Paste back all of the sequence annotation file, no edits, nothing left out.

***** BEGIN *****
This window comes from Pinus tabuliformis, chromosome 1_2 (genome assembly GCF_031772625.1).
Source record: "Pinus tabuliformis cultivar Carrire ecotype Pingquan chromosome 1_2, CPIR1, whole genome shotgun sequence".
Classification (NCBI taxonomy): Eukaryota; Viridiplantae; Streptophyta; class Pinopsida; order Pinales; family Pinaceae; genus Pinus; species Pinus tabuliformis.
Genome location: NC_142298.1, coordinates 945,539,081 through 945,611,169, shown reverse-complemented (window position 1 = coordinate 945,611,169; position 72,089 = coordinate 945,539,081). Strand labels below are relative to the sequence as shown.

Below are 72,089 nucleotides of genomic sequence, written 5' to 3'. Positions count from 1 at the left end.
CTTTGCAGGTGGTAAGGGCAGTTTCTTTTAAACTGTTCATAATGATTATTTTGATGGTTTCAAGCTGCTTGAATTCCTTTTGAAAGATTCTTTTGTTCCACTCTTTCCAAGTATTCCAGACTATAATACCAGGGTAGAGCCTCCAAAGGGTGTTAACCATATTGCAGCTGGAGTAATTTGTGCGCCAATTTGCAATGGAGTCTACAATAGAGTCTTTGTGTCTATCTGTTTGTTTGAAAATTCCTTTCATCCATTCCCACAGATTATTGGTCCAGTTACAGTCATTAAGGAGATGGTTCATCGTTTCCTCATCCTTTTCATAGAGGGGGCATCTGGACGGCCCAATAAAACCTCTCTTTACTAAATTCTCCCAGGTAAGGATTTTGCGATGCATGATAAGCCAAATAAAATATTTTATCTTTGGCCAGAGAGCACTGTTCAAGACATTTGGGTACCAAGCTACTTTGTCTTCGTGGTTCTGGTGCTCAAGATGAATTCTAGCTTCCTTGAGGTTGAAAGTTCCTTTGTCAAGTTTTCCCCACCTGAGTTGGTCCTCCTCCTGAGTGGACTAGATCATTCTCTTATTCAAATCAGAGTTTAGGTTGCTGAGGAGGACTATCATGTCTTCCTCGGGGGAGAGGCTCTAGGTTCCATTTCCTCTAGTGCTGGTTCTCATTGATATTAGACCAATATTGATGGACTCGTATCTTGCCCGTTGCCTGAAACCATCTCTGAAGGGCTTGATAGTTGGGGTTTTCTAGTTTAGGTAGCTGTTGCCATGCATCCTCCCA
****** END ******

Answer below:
This window comes from Pinus tabuliformis, chromosome 1_2 (genome assembly GCF_031772625.1).
Source record: "Pinus tabuliformis cultivar Carrire ecotype Pingquan chromosome 1_2, CPIR1, whole genome shotgun sequence".
Classification (NCBI taxonomy): Eukaryota; Viridiplantae; Streptophyta; class Pinopsida; order Pinales; family Pinaceae; genus Pinus; species Pinus tabuliformis.
Genome location: NC_142298.1, coordinates 945,539,081 through 945,611,169, shown reverse-complemented (window position 1 = coordinate 945,611,169; position 72,089 = coordinate 945,539,081). Strand labels below are relative to the sequence as shown.

Below are 72,089 nucleotides of genomic sequence, written 5' to 3'. Positions count from 1 at the left end.
CTTTGCAGGTGGTAAGGGCAGTTTCTTTTAAACTGTTCATAATGATTATTTTGATGGTTTCAAGCTGCTTGAATTCCTTTTGAAAGATTCTTTTGTTCCACTCTTTCCAAGTATTCCAGACTATAATACCAGGGTAGAGCCTCCAAAGGGTGTTAACCATATTGCAGCTGGAGTAATTTGTGCGCCAATTTGCAATGGAGTCTACAATAGAGTCTTTGTGTCTATCTGTTTGTTTGAAAATTCCTTTCATCCATTCCCACAGATTATTGGTCCAGTTACAGTCATTAAGGAGATGGTTCATCGTTTCCTCATCCTTTTCATAGAGGGGGCATCTGGACGGCCCAATAAAACCTCTCTTTACTAAATTCTCCCAGGTAAGGATTTTGCGATGCATGATAAGCCAAATAAAATATTTTATCTTTGGCCAGAGAGCACTGTTCAAGACATTTGGGTACCAAGCTACTTTGTCTTCGTGGTTCTGGTGCTCAAGATGAATTCTAGCTTCCTTGAGGTTGAAAGTTCCTTTGTCAAGTTTTCCCCACCTGAGTTGGTCCTCCTCCTGAGTGGACTAGATCATTCTCTTATTCAAATCAGAGTTTAGGTTGCTGAGGAGGACTATCATGTCTTCCTCGGGGGAGAGGCTCTAGGTTCCATTTCCTCTAGTGCTGGTTCTCATTGATATTAGACCAATATTGATGGACTCGTATCTTGCCCGTTGCCTGAAACCATCTCTGAAGGGCTTGATAGTTGGGGTTTTCTAGTTTAGGTAGCTGTTGCCATGCATCCTCCCA